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Pandemic puts 1 in 3 nonprofits in financial jeopardy

NEW YORK — More than one-third of U.S.

NEW YORK — More than one-third of U.S. nonprofits are in jeopardy of closing within two years because of the financial harm inflicted by the viral pandemic, according to a study being released Wednesday by the philanthropy research group Candid and the Center for Disaster Philanthropy.

The study's findings underscore the perils for nonprofits and charities whose financial needs have escalated over the past year, well in excess of the donations that most have received from individuals and foundations. The researchers analyzed how roughly 300,000 nonprofits would fare under 20 scenarios of varying severity. The worst-case scenario led to the closings of 38% of the nonprofits. Even the scenarios seen as more realistic resulted in closures well into double digit percentages.

Officials of Candid, which includes the philanthropic information resources GuideStar and Foundation Center, and the Center for Disaster Philanthropy, which analyzes charitable giving during crises, said the most dire scenarios could be avoided if donations were to increase substantially — from the government as well as from private contributors.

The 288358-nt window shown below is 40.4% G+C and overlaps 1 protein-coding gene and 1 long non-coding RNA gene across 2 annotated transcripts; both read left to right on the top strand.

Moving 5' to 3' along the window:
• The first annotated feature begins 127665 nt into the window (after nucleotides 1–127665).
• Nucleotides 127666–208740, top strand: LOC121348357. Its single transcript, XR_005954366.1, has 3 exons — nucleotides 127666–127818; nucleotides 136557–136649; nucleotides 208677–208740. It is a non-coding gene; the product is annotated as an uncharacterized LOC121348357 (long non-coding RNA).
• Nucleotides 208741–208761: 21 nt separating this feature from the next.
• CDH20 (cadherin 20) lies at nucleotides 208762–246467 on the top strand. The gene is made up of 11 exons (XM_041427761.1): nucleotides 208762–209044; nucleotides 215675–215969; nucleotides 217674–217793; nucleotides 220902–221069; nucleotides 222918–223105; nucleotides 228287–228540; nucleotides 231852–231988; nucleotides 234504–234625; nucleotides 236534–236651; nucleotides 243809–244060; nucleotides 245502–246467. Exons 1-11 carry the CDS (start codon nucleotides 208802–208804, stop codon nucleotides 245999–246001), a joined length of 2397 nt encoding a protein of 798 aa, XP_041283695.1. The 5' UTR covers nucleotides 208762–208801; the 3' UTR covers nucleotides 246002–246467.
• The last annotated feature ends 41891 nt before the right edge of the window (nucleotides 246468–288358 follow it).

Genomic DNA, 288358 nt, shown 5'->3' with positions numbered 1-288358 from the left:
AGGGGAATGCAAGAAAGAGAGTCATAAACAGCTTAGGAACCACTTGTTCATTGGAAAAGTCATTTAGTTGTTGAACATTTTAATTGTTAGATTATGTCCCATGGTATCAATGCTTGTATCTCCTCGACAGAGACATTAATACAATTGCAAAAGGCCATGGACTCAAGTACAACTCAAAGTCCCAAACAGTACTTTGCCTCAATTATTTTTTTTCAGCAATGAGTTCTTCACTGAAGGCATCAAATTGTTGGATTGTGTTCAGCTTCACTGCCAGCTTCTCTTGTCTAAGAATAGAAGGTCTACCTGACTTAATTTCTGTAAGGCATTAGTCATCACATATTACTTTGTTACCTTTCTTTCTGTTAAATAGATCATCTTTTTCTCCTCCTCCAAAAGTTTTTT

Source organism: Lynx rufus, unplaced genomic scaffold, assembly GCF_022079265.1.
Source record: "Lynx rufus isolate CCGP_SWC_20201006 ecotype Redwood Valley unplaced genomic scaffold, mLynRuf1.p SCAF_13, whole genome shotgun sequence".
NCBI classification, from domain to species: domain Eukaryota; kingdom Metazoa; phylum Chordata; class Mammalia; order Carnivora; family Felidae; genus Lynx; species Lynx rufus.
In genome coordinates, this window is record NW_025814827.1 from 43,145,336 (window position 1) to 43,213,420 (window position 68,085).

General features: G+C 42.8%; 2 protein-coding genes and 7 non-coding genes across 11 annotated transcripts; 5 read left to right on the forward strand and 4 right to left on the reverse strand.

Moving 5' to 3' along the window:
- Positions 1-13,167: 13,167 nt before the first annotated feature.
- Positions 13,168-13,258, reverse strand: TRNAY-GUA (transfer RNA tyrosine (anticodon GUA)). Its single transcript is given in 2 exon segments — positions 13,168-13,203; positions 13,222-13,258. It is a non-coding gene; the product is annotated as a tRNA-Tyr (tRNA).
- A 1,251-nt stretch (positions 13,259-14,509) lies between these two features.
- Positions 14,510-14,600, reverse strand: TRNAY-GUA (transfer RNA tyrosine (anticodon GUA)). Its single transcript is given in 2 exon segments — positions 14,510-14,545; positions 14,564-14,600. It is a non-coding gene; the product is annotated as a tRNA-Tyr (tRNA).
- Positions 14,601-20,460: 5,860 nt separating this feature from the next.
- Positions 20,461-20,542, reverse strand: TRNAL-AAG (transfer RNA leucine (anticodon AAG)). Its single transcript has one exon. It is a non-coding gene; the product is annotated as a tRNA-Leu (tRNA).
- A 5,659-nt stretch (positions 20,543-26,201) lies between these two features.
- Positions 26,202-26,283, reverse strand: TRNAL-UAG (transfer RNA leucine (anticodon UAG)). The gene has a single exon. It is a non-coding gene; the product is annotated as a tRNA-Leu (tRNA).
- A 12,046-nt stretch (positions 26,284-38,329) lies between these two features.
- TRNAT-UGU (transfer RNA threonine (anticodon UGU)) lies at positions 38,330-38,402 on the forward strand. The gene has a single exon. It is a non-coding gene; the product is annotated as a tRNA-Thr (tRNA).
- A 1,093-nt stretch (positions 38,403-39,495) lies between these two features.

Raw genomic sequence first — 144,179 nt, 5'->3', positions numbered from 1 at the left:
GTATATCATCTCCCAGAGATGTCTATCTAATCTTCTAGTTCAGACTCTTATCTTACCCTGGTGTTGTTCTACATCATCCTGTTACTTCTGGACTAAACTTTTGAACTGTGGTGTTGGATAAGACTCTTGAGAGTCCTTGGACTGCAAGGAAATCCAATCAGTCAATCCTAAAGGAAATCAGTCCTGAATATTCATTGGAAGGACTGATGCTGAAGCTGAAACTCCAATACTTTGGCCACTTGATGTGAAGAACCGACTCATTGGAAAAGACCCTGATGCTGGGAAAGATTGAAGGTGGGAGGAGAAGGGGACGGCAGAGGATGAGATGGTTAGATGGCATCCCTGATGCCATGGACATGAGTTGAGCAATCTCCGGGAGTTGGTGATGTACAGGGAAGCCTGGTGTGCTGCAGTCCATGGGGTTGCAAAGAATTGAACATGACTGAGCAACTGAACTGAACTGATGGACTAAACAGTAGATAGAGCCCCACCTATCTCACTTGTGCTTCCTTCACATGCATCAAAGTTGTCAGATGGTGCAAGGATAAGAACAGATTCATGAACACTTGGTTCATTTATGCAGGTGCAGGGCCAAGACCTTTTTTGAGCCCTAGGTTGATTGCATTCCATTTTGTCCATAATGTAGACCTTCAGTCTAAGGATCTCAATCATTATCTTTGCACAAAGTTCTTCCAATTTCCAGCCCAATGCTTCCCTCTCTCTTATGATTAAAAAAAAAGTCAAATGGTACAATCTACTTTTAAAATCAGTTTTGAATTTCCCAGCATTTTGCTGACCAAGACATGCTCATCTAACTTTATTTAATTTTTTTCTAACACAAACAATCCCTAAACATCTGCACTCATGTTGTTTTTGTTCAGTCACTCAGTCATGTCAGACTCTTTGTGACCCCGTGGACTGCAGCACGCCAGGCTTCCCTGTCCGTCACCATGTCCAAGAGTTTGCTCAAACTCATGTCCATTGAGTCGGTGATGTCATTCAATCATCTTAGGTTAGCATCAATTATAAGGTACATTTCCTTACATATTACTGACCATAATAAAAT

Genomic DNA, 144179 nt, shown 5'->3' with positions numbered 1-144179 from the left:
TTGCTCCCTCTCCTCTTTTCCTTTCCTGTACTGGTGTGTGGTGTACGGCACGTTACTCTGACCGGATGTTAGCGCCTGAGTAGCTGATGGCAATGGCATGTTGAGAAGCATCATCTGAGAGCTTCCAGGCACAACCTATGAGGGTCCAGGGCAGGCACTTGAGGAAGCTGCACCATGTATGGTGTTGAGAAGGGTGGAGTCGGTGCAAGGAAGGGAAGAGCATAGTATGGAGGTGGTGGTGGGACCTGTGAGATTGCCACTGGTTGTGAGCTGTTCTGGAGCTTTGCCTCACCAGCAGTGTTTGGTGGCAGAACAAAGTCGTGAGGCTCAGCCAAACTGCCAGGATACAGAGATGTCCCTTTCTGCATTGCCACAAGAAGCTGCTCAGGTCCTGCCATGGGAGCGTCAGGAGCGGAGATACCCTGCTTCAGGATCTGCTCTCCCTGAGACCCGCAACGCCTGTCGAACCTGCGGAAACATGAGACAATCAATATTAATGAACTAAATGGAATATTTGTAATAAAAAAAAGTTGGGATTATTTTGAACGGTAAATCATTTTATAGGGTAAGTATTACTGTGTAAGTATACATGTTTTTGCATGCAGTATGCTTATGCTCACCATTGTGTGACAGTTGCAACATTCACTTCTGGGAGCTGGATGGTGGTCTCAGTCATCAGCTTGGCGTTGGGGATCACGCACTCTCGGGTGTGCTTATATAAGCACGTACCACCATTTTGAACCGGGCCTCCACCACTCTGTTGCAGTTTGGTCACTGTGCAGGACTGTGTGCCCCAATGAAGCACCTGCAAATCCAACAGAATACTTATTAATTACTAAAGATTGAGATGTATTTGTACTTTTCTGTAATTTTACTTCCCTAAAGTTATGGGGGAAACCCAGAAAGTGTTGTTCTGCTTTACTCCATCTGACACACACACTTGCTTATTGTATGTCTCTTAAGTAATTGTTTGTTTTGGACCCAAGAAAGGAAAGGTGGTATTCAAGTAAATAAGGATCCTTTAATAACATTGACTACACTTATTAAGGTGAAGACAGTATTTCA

“If you are a donor who cares about an organization that is rooted in place and relies on revenue from in-person services, now is the time probably to give more,” said Jacob Harold, Candid’s executive vice-president.

Among the most vulnerable nonprofits, the study said, are those involved in arts and entertainment, which depend on ticket sales for most of their revenue, cannot significantly their reduce expenses and don’t typically hold much cash.

Other studies have concluded that smaller arts and culture groups, in particular, are at serious risk. Californians for the Arts, for example, surveyed arts and culture nonprofits in the state and found that about 64% had shrunk their workforces. Roughly 25% of them had slashed 90% or more of their staffs. And a report last week from New York State Comptroller Thomas P. DiNapoli found that employment in New York City’s arts, entertainment and recreation sector tumbled 66% during 2020.

“It really has been devastating,” said Kristina Newman-Scott, president of BRIC, a Brooklyn arts institution best-known for its community TV channel and Celebrate Brooklyn! concert series. “We have a lot of empathy for our colleagues and friends in the arts space who, based on their model, see things that are just not going to be the same for them. They will be navigating a very different financial pathway.”

Newman-Scott said BRIC has been helping sustain smaller arts nonprofits and offering artists unrestricted $10,000 grants through its Colene Brown Art Prize.

“We are anxious to get back to in-person events,” she said. “But we want to do it as part of a community. We don’t want to be the only one. We want other organizations that are and have been doing extraordinary work, especially the smaller folks who have it harder because they just don’t have as many resources. We want them to be around us also.”